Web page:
Monday, January 19, 2009

Buy early, buy often

As we the people have exercised our democratic right not to spend over the past few months we've seen a rash (a rash!) of new and new-again sales techniques to help us part with our money.

The classic buy-one-get-six-free technique has had another run around the park, the 10% off minnow sales have been replaced with 70% off behemoths, and I've received enough catalogues in my letterbox to make a decent sized thatched roof.

Some brochures have tried to cajole me into buying, some have presented me with such darn good value I cannot but buy, and some have promised me all sorts of wonders like fridges so attuned to my every need that I won't know where my friends/loved ones end and my fridge begins.

But none have made me feel like I'm under the rule of a non-benevolent dictator, until now. Today I received one of those book club brochures in the mail; you know, one of those "we'll send you a remaindered crap-arse book every month until the end of time and charge you often and well for the privilege and all that we ask of you in return is that you forget to cancel the direct debit"-type book clubs.

So this book club brochure is full of great-sounding deals like "3 books for $10," VIP this and savings that. It even lists "six great reasons to join [crap-arsed book club] today," which is all well and good until number six: "WE'VE RELAXED THE RULES - You don't have to buy a book from each magazine and you never have to buy a book you don't want. All we ask is that you buy 6 books in your first year of membership."

Firstly, the formatting is straight from the brochure, including the bits where they YELL AT YOU with caps and the bits they pitifully implore you with italics. Secondly, thanks, I guess, for not forcing me to keep a book I really don't want. Um, that's very generous.

And thirdly, telling me they've relaxed the rules doesn't make me feel warm and fuzzy about being clasped to the bosom of the book club; it makes me think they've opened the gates to the compound and are dangling chocolate-coated books just inside the doorway and that snap! As soon as I sign that direct debit form the gate will close and the Waco-esque cult will resume its normal operations.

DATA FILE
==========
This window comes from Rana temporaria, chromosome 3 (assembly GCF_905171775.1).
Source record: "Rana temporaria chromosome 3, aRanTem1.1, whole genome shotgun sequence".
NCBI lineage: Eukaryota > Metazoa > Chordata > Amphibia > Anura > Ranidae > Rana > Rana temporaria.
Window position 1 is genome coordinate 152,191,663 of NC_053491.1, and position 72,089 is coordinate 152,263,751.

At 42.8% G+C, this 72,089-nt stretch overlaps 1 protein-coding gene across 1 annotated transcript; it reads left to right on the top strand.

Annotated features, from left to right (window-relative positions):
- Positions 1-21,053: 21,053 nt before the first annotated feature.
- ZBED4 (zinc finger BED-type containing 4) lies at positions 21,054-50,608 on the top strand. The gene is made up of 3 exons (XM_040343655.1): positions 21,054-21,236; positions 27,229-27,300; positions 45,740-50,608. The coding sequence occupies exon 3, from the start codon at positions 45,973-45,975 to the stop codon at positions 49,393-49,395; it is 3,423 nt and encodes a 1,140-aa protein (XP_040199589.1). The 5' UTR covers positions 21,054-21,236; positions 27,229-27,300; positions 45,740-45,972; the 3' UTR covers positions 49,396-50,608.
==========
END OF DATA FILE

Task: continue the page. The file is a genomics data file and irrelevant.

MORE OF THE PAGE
On the other hand, they're giving away a free wok set (a set! Including wok, bowls and utensils) with every new membership, and three books for $10 is pretty good, and you don't need an envelope or stamp to send the form away... hand me that pen.


squib said...

Kettle don't do it!!!

In order not to receive their 'crap book of the month' you have to tell them you don't want it and they usually send it before you get the chance because they are counting on you saying, 'oh but I'll have to put it in a parcel satchel and address it and everything and really, how bad can 'The Alchemist' really be?'

I belong to a really annoying 'First Steps' alphabet bookclub. They send 2 books per month but they are Canadian or something and they have really weird words like 'd is for dromedary' and 'i is for inchworm'

Also there was this

Kettle said...

Squib that sounds very stressful! Although, I do have a bit of a thing for the post office so would probably actually quite enjoy the monthly returns :)

I too have been jibbed by the dromedary and inchworm. I have an Australian animals alphabet poster and I'm still trying to figure out how we get an 'a is for anteater' here at the Antipodes and why oh why they've included 'v is for volcano' as an animal.

Any luck with your letter? I might have to copy and paste :)

Kettle said...

PS, how bad is 'The Alchemist'?

remote control said...

I'm still puzzled by the fridge with the internet connection. Has anyone seen the ad? What's with that? Is there a more impossibly uncomfortable part of the whole house to get online?

Anonymous said...

I'm a big fan of the post office. I cannot think of another nook where you can buy a "how to speak spanish" CD, a printer (for less than the price of a postal stamp), a dodgy calculator, thomas the tank engine pens, magnetic therapy bands and an express post envelope, all at the same place.

squib said...

Well of course they didn't 'get' my green eggs and ham letter

I must admit I've never read it. I've read 'Veronika Decides to Die' though and it was truly awful

Kettle said...

Ah remote control, I've seen those awful ads with the person in the kitchen stooping awkwardly to read the screen on the fridge door. What were they thinking indeed.

Anon, we should form some kind of secret society, call ourselves 'postalamorous'. What's not to love about the post office?

I do hope 'Veronika Decides to Die' wasn't all written in the present tense, squib. That would be truly awful :)